While acting in accordance with state law is not a challenge, cannabis is still classified as a Schedule 1 drug by the Controlled Substances Act, which means that the industry does not have easy access to the federal banking system and products cannot be sold or transferred between states.
However, the Rohrbacher-Farr Amendment was adopted in 2014 and prohibits the Department of Justice from using any congressionally delegated funds to prosecute businesses in good faith compliance with their states medical marijuana laws. It continues to be updated as more states adopt medical cannabis.
Along with the “Cole Memo,” which gave federal prosecutors guidelines on who can and cannot be prosecuted in state cannabis markets, dispensaries, growers and processors are left largely to their own devices so long as they abide by certain guidelines, which include not distributing to minors, funneling revenue to criminal enterprises and diverting it to states where it is still illegal. The Cole Memo was released in August 2013, was rescinded by Attorney General Jeff Sessions and still has not been reinstated, but there have been no major law enforcement actions in contradiction to the Cole Memo since it was rescinded.
On May 8, 33 attorneys general — including Oklahoma attorney general Mike Hunter — signed a letter addressed to Congressional leaders.
“We urge Congress to advance legislation that would allow states and territories that have legalized certain use of marijuana to bring that commerce into the banking system. This issue is of broad relevance: for example, thirty-three states and several U.S. territories have legalized the medical use of marijuana. However, because the federal government classifies marijuana as an illegal substance, banks providing services to state-licensed cannabis businesses and even to other companies which sell services and products to those businesses could find themselves subject to criminal and civil liability under the federal Controlled Substances Act and certain federal banking statutes. This risk has significantly inhibited the ability of financial institutions to provide services to these businesses and companies. Despite the contradictions between federal and state law, the marijuana industry continues to grow rapidly. Industry analysts estimate 2017 sales at $8.3 billion and expect those totals to exceed $25 billion by 2025. Yet those revenues are handled outside of the regulated banking system. Businesses are forced to operate on a cash basis. The resulting grey market makes it more difficult to track revenues for taxation and regulatory compliance purposes, contributes to a public safety threat as cash-intensive businesses are often targets for criminal activity, and prevents proper tracking of billions in finances across the nation,” the letter states.
J. Blake Johnson specializes in cannabis law. The former co-chair of Crowe & Dunlevy’s Cannabis Industry Practice Group is now a partner in Overman Legal Group. He helps cannabis businesses play by the rules.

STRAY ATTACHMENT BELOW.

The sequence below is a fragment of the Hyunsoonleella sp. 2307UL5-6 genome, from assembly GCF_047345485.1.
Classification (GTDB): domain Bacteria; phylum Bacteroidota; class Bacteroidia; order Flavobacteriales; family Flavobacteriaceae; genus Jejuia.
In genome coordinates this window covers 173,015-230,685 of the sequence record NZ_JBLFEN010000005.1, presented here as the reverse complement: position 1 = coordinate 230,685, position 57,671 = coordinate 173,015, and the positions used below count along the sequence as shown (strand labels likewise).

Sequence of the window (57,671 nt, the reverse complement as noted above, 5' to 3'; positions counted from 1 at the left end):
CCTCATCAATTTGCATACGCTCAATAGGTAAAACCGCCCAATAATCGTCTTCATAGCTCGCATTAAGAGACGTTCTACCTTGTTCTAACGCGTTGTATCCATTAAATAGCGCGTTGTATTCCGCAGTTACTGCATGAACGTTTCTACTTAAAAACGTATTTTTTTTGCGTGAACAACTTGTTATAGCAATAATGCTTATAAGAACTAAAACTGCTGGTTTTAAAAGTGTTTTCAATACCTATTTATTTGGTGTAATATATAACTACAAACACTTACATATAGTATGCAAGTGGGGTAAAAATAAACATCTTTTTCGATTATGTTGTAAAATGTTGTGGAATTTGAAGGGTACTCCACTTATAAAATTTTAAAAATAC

“The federal prohibition is, on a day-to-day level, not a huge challenge. At least, I should say, we don’t fear prosecutions because we’re complying with the law at the state level,” Johnson said. “But certainly the federal prohibition results in challenges of a more practical kind: limited access to banking, basically no access to financing or lending. And if you’re just a business person who’s interested in entering a sort of burgeoning industry like this, you’re likely to think, ‘Well, I’ll be able to get a loan from the bank to finance this project and that same bank will accept my deposits.’ And, of course, as a practical reality for our industry, neither of those is ordinarily the case.”
Johnson also recently founded Climb Collective, which seeks to help businesses navigate some of those hurdles in creative but legal ways.
“For some clients, Climb has developed some pretty creative strategies to secure financing, whether institutional or third-party. On the deposit level, there are a couple of banks in the state that are open to the industry. But the average client is basically dealing with strategies either to secure their cash and store it in a secure manner or, alternatively, to get that money back into the business, which is the most common scenario. Or alternatively, to invest that cash in one or another areas that are more accepting of cash investment,” Johnson said. “There are certainly some real estate investments where the seller might be open to cash payments. And, of course, we’re talking about clients that are able to demonstrate that the cash is legitimately earned through a lawful business enterprise. I have heard, for example, of dispensaries that use ATMs to stock it with their own cash in order to get some part of their cash back into a banking account. At the stage that the industry is at its evolution, I think most businesses are probably still reinvesting their revenue into the business itself.”